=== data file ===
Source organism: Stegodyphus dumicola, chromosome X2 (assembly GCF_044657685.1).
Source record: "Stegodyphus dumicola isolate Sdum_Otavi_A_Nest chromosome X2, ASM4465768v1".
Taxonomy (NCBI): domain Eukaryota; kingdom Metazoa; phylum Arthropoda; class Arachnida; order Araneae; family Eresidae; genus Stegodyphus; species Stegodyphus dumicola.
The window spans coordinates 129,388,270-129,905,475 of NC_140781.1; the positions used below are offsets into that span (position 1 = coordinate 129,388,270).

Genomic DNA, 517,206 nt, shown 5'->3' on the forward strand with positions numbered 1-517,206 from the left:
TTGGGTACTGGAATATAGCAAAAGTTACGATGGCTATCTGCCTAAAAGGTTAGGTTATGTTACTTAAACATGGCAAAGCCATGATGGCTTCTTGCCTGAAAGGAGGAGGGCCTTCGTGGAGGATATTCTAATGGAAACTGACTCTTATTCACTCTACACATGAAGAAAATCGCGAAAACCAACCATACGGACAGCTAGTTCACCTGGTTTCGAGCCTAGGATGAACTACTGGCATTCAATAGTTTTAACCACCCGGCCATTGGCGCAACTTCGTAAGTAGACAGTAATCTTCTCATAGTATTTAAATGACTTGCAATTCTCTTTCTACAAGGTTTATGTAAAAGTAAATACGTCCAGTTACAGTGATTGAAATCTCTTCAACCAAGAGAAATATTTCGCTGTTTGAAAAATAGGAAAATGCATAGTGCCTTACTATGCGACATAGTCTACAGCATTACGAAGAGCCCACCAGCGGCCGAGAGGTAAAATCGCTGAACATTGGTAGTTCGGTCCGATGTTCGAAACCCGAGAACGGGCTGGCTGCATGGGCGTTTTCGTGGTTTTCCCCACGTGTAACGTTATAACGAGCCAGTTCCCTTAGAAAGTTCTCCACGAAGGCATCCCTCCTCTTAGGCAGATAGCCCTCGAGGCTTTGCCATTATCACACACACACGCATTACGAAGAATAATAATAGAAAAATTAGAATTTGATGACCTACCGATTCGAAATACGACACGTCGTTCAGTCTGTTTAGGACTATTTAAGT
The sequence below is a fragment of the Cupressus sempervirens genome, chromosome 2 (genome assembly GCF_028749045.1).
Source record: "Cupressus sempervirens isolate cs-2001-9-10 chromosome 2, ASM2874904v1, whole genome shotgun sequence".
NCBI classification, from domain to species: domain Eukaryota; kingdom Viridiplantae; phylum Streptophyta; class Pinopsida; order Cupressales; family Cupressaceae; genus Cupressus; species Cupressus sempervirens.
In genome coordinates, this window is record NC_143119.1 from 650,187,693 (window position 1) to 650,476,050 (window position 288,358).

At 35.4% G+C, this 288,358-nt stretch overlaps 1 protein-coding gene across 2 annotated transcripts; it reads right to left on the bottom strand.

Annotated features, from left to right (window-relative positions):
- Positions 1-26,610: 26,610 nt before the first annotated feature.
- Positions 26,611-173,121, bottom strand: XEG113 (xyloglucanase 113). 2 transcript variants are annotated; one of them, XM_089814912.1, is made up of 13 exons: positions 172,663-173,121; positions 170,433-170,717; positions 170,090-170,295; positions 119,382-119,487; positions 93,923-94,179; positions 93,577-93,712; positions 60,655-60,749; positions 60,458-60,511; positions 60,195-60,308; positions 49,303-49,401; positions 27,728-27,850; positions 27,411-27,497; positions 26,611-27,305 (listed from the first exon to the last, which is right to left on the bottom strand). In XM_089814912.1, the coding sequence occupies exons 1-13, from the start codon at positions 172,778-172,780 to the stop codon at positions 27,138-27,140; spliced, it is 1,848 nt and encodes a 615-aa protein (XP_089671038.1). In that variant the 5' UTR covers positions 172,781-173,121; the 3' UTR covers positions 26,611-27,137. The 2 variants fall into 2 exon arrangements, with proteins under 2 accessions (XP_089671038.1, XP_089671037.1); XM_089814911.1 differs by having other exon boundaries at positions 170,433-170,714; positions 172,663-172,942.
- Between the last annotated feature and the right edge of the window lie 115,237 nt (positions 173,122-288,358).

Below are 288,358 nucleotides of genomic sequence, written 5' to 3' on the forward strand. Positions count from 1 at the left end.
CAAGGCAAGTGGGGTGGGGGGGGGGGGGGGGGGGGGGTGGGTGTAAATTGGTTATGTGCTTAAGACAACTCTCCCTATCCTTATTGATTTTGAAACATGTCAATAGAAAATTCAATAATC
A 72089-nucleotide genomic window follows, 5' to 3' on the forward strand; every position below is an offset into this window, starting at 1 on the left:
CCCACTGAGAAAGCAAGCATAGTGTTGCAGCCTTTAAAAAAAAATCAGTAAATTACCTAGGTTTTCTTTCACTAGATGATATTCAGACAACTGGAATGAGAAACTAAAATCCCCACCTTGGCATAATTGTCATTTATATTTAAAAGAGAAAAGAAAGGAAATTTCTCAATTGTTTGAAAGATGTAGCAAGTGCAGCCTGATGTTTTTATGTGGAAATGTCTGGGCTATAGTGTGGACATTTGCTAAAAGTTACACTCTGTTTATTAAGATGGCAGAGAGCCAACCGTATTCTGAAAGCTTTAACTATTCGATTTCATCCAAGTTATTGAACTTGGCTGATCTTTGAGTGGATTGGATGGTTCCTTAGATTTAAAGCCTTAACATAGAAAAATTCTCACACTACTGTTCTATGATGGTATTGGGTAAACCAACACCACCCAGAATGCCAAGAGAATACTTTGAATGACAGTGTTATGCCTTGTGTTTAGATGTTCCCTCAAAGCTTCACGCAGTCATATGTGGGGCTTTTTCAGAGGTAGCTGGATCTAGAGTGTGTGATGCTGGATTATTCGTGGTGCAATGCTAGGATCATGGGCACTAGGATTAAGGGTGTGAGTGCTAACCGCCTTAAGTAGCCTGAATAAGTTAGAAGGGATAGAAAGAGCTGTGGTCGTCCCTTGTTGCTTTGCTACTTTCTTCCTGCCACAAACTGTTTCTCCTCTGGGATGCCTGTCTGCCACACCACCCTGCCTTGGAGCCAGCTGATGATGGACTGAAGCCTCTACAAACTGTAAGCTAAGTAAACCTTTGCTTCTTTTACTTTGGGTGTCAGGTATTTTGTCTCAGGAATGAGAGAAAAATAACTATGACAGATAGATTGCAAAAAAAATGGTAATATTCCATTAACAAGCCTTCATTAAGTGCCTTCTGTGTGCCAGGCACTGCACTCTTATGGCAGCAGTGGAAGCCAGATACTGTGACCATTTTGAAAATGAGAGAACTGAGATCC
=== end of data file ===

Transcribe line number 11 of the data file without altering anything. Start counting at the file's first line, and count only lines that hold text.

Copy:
At 35.4% G+C, this 288,358-nt stretch overlaps 1 protein-coding gene across 2 annotated transcripts; it reads right to left on the bottom strand.